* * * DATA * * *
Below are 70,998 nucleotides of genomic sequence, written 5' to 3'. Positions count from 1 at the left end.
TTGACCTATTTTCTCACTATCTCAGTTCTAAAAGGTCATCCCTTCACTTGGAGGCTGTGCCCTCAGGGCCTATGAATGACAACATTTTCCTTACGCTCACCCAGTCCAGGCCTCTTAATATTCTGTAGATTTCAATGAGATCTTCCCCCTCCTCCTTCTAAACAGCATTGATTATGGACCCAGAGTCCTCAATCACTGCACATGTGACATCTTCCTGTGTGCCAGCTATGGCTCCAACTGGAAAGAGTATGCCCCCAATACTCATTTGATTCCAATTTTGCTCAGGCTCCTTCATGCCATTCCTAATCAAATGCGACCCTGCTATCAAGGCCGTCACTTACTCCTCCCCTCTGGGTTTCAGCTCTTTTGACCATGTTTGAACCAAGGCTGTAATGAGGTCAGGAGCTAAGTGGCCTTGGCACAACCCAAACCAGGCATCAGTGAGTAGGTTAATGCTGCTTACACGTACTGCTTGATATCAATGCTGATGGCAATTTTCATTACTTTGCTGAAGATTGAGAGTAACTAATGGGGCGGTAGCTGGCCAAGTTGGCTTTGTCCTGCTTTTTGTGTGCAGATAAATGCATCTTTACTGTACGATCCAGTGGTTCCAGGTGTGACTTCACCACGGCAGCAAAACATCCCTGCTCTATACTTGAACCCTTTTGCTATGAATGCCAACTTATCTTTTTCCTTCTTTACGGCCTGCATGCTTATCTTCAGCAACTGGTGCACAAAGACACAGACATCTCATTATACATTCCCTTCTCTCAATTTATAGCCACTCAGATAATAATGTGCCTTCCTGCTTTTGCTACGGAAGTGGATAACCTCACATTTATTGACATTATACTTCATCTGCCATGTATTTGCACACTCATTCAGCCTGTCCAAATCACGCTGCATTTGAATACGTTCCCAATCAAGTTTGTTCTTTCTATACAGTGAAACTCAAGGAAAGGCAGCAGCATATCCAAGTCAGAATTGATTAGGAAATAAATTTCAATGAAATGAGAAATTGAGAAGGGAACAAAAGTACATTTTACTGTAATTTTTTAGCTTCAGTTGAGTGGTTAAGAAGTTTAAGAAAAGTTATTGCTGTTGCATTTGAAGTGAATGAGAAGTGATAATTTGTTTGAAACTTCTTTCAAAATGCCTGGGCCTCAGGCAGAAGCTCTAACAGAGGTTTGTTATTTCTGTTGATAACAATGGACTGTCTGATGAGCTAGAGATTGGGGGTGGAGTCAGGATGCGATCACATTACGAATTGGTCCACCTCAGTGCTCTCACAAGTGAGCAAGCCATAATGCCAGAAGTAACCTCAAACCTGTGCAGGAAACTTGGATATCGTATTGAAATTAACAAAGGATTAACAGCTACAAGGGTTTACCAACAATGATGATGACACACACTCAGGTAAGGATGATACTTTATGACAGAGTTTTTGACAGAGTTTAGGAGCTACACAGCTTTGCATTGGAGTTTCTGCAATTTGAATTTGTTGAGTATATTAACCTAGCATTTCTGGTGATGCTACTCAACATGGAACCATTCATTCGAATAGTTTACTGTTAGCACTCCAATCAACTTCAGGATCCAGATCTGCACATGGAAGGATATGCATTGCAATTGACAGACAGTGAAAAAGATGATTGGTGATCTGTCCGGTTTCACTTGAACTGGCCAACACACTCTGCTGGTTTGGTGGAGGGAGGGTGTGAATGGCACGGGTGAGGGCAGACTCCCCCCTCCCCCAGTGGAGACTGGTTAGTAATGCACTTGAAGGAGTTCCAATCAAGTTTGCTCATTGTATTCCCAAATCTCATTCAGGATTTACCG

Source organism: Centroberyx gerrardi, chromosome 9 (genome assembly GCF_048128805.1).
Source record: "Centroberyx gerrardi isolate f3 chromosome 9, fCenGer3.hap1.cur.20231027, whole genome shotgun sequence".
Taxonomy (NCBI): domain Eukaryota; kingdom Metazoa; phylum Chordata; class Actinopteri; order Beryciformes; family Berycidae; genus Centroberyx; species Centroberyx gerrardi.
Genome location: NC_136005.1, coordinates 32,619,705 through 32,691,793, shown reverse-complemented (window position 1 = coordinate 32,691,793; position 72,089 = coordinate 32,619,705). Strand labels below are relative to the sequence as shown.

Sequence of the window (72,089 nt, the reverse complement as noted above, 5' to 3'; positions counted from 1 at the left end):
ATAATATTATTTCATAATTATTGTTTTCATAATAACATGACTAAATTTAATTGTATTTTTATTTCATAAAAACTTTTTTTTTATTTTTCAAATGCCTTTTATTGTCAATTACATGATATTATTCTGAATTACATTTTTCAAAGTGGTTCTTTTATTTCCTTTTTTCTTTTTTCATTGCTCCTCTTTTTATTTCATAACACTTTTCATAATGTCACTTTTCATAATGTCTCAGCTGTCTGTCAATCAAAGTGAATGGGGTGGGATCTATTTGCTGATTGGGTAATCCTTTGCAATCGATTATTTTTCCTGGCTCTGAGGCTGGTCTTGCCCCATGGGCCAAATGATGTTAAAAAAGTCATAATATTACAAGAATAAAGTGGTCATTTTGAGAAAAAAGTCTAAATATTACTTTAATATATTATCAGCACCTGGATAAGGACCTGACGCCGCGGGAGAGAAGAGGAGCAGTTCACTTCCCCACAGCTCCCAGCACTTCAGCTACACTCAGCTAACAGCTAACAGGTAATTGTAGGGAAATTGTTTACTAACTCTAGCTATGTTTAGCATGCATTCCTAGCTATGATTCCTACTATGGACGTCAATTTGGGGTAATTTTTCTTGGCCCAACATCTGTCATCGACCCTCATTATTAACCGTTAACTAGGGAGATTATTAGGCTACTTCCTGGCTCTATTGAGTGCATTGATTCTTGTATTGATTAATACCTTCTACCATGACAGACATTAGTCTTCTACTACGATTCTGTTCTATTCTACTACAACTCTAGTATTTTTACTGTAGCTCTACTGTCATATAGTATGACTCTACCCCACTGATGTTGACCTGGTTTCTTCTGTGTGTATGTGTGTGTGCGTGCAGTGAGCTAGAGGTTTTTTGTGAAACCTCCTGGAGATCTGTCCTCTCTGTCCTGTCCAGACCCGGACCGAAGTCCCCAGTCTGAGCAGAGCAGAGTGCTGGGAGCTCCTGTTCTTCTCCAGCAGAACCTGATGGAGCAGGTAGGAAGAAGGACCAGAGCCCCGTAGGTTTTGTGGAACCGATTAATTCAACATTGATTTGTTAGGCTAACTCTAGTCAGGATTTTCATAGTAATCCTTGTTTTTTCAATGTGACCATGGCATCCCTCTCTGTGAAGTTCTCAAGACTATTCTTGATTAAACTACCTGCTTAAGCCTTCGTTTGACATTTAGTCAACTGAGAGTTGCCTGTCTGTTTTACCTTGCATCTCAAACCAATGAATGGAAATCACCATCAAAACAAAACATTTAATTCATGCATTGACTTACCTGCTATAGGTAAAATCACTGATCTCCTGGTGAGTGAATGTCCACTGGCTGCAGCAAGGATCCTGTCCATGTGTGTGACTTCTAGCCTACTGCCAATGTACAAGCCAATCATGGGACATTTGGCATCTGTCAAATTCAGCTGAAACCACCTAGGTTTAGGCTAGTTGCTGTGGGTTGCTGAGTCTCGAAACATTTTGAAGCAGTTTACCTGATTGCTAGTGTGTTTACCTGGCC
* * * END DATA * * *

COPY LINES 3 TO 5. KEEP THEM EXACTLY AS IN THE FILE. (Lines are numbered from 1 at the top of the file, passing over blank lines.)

Source organism: Centroberyx gerrardi, chromosome 9 (genome assembly GCF_048128805.1).
Source record: "Centroberyx gerrardi isolate f3 chromosome 9, fCenGer3.hap1.cur.20231027, whole genome shotgun sequence".
Taxonomy (NCBI): domain Eukaryota; kingdom Metazoa; phylum Chordata; class Actinopteri; order Beryciformes; family Berycidae; genus Centroberyx; species Centroberyx gerrardi.